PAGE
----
East Bay Resident Brittany Maynard’s Legacy, Death with Dignity Law, Tabled in California

East Bay Resident Brittany Maynard’s Legacy, Death with Dignity Law, Tabled in California

End-of-life documents are an important part of California Document Preparers’ services, and our clients often comment on related events and news stories. Last fall, we wrote a blog about the tragedy of Brittany Maynard, the 29-year-old woman from Walnut Creek who was diagnosed with terminal brain cancer and moved to Oregon so she could avail herself of that state’s Death with Dignity Act.

After Maynard’s death, her family lobbied the California legislation to pass a physician-assisted suicide bill, and the Senate responded by passing the End of Life Option Act 23-14. The bill was tabled, however, on July 7, 2015, and will not become law during this session of the legislature.

Belgium’s euthanasia law for severely depressed has created controversy

Besides Oregon, Washington, Montana and Vermont have legalized physician-assisted suicide. Canada, Australia, Denmark, Switzerland and Belgium are among countries that have passed euthanasia legislation. A recent article in the New Yorker focuses on Belgium’s controversial law passed in 2002 that permits euthanasia for patients with an incurable illness causing unbearable physical or mental suffering—including depression.

A Belgium woman profiled in this article suffered from depression for most of her life and had been under the care of a psychiatrist for more than 30 years. She was in her 50s when her last long-term relationship ended, and she was never able to right herself after this breakup. She became estranged from her two grown children and increasingly withdrew from life, unable to find enjoyment from the things that once brought pleasure.

Euthanasia request carried out without family’s knowledge

She was 63 when she began seeing Dr. Wim Distelmans, a proponent of the law, and who, since its passage, has euthanized more than 100 patients. Four months after this woman began seeing Distelmans, she filed a euthanasia request and sent an email to her children informing them of this fact. Her daughter respected her request; her son, busy with his own life and family and aware that his mother had threatened suicide on other occasions, ignored it. Three months after the request, the son received a message in the past tense from his mother. The euthanasia request had been carried out and his mother was dead.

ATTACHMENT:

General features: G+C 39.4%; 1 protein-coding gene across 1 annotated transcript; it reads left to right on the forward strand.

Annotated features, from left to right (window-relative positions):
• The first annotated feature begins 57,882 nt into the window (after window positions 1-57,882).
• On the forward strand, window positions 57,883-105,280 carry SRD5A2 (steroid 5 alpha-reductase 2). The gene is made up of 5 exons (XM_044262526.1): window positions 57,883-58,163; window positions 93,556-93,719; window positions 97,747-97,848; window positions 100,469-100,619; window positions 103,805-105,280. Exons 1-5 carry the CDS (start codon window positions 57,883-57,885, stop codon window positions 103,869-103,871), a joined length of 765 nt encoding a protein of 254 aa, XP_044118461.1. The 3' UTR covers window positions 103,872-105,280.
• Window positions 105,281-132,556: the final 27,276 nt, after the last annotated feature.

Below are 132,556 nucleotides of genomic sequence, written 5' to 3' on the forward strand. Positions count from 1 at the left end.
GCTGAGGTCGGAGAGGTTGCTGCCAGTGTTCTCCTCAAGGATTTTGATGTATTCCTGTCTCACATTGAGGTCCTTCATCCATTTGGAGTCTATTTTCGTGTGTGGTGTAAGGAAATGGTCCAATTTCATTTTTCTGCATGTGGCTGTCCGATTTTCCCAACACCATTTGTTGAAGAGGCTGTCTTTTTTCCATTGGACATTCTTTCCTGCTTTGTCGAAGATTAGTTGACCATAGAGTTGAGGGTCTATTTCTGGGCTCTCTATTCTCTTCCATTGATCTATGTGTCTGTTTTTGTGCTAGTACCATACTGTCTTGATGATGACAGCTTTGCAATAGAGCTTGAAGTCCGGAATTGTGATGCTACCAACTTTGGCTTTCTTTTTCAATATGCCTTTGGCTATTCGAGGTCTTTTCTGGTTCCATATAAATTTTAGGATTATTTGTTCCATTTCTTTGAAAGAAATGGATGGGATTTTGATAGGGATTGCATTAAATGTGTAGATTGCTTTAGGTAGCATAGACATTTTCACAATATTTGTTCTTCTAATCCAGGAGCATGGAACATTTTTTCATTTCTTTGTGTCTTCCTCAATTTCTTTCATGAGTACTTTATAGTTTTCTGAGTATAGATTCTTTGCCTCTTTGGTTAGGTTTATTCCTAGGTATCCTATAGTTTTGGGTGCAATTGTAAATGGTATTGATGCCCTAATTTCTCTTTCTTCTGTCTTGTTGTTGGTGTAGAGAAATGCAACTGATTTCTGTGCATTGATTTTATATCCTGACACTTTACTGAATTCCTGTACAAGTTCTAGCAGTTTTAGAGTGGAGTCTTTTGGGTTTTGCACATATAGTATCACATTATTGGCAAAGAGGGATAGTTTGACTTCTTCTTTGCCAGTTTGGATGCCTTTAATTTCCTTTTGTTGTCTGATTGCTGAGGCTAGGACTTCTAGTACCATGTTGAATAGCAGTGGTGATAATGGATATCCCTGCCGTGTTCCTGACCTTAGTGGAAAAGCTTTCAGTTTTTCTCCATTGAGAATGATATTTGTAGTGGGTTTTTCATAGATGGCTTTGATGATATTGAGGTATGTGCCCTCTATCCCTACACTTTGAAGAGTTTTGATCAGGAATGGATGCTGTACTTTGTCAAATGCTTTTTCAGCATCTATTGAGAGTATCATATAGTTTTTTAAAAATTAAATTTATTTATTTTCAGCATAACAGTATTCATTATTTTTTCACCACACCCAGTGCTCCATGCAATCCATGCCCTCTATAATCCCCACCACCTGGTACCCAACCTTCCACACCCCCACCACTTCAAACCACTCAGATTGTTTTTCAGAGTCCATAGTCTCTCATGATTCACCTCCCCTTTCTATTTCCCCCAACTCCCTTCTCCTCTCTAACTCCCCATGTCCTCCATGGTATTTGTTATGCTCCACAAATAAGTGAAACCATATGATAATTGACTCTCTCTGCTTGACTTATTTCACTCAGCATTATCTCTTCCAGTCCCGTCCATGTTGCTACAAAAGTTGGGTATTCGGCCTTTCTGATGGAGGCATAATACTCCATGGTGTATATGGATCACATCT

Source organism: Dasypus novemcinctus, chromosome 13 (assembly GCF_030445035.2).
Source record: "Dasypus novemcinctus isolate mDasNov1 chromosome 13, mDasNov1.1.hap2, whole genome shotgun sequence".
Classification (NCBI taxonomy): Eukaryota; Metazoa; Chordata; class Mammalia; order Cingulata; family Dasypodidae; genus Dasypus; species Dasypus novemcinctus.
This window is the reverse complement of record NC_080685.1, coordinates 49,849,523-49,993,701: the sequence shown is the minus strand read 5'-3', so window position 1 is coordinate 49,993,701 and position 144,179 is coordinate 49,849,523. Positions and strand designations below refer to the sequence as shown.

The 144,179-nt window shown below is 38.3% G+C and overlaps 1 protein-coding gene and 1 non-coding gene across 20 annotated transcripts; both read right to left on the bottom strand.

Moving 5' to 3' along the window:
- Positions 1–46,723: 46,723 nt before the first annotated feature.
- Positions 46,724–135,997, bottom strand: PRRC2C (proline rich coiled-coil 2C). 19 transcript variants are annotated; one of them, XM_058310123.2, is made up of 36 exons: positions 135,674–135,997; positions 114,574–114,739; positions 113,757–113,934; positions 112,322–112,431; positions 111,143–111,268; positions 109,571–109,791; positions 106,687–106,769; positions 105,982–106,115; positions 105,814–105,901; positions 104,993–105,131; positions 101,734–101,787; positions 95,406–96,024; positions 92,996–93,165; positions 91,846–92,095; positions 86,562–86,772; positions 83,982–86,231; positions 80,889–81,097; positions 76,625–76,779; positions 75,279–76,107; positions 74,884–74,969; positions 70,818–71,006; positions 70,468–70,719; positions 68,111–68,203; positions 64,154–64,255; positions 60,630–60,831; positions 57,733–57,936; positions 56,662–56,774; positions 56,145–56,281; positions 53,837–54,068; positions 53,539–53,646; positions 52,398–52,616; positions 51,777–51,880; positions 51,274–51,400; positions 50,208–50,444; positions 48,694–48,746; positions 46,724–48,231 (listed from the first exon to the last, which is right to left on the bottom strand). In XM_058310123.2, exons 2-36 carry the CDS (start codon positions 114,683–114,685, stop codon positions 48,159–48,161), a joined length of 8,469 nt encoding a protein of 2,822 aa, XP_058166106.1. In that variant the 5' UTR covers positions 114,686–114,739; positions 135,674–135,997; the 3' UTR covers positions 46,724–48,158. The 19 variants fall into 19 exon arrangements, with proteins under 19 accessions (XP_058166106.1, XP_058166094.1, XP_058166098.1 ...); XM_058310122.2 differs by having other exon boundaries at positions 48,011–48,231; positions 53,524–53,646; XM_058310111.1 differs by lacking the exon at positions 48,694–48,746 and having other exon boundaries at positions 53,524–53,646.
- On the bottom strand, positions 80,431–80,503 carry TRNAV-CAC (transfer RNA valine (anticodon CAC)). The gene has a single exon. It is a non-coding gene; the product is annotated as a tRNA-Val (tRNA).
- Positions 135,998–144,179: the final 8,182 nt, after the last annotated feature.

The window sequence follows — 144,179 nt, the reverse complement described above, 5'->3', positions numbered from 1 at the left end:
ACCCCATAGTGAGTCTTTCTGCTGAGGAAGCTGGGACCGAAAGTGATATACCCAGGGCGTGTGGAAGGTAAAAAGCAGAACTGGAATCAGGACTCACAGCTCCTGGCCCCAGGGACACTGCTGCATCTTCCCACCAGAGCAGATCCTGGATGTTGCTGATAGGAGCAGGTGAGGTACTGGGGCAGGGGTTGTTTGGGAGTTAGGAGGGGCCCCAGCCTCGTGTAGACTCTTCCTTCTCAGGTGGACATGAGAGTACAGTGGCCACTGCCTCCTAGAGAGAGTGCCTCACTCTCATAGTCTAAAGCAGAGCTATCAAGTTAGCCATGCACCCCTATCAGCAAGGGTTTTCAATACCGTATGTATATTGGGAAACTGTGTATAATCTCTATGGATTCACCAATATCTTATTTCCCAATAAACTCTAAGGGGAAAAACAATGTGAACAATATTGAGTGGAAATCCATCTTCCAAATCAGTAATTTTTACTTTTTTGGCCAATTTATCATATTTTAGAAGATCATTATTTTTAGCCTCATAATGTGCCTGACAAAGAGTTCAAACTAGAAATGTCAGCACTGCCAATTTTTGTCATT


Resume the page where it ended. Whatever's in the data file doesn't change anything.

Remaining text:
Son questions doctor’s ethics

The son is now racked by guilt and anger. He has contacted the media, Distelmans and the other doctors who were involved in his mother’s decision to die. He accused Distelmans of killing his mother, though the doctor acted well within the constraints of the law. He questions the ethics of a severely depressed person’s being able to make a life or death decision; he believes that next of kin should be notified, raising the advisability of an intervention. There are Belgian doctors and academics who publicly question the law, and the suicide rate in this country is the second highest in Western Europe.

The topic of physician-assisted suicides raises both moral and legal issues

People have strong feelings on both sides of the issue, and we likely have not seen the end of California’s controversial bill—a poll showed that 69 percent of Californians overall and 70 percent of Latinos supported the bill.

If creating a Living Trust is on your to-do list, we encourage you to come in to one of our California Document Preparers offices to get started. Our comprehensive Trust package includes a Power of Attorney and Advance Healthcare Directive. We also provide a section for listing the contact information for healthcare providers, insurance agents and other people who provide critical services.